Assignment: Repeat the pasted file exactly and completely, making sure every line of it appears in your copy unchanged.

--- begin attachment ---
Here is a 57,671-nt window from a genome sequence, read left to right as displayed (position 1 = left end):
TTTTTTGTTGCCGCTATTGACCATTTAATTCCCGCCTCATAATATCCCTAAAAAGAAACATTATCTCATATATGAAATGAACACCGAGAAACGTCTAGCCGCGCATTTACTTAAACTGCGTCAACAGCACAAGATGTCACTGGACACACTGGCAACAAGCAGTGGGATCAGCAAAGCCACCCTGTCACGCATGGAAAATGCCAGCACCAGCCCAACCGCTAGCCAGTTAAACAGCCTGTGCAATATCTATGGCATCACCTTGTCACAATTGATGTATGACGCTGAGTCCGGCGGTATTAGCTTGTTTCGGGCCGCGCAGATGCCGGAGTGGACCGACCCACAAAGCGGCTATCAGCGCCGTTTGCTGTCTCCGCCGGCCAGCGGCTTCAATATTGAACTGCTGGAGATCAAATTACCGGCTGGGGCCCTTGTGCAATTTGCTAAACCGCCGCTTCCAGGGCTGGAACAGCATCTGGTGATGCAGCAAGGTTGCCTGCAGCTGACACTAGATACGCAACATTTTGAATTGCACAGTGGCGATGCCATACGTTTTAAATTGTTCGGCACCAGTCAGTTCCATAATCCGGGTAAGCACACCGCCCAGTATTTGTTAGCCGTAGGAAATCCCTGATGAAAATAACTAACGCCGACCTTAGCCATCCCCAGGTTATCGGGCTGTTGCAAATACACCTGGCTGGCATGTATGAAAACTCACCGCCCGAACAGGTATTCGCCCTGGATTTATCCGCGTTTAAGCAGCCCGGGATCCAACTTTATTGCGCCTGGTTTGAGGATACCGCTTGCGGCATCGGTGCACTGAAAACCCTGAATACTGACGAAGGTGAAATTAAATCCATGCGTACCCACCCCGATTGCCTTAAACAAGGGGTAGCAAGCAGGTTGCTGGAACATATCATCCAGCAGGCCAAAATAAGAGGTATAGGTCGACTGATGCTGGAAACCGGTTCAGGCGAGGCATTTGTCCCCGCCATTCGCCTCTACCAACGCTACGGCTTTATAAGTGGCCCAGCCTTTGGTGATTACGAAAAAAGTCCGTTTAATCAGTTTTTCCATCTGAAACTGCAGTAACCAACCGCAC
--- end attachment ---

Here is a 57,671-nt window from a genome sequence, read left to right as displayed (position 1 = left end):
TTTTTTGTTGCCGCTATTGACCATTTAATTCCCGCCTCATAATATCCCTAAAAAGAAACATTATCTCATATATGAAATGAACACCGAGAAACGTCTAGCCGCGCATTTACTTAAACTGCGTCAACAGCACAAGATGTCACTGGACACACTGGCAACAAGCAGTGGGATCAGCAAAGCCACCCTGTCACGCATGGAAAATGCCAGCACCAGCCCAACCGCTAGCCAGTTAAACAGCCTGTGCAATATCTATGGCATCACCTTGTCACAATTGATGTATGACGCTGAGTCCGGCGGTATTAGCTTGTTTCGGGCCGCGCAGATGCCGGAGTGGACCGACCCACAAAGCGGCTATCAGCGCCGTTTGCTGTCTCCGCCGGCCAGCGGCTTCAATATTGAACTGCTGGAGATCAAATTACCGGCTGGGGCCCTTGTGCAATTTGCTAAACCGCCGCTTCCAGGGCTGGAACAGCATCTGGTGATGCAGCAAGGTTGCCTGCAGCTGACACTAGATACGCAACATTTTGAATTGCACAGTGGCGATGCCATACGTTTTAAATTGTTCGGCACCAGTCAGTTCCATAATCCGGGTAAGCACACCGCCCAGTATTTGTTAGCCGTAGGAAATCCCTGATGAAAATAACTAACGCCGACCTTAGCCATCCCCAGGTTATCGGGCTGTTGCAAATACACCTGGCTGGCATGTATGAAAACTCACCGCCCGAACAGGTATTCGCCCTGGATTTATCCGCGTTTAAGCAGCCCGGGATCCAACTTTATTGCGCCTGGTTTGAGGATACCGCTTGCGGCATCGGTGCACTGAAAACCCTGAATACTGACGAAGGTGAAATTAAATCCATGCGTACCCACCCCGATTGCCTTAAACAAGGGGTAGCAAGCAGGTTGCTGGAACATATCATCCAGCAGGCCAAAATAAGAGGTATAGGTCGACTGATGCTGGAAACCGGTTCAGGCGAGGCATTTGTCCCCGCCATTCGCCTCTACCAACGCTACGGCTTTATAAGTGGCCCAGCCTTTGGTGATTACGAAAAAAGTCCGTTTAATCAGTTTTTCCATCTGAAACTGCAGTAACCAACCGCAC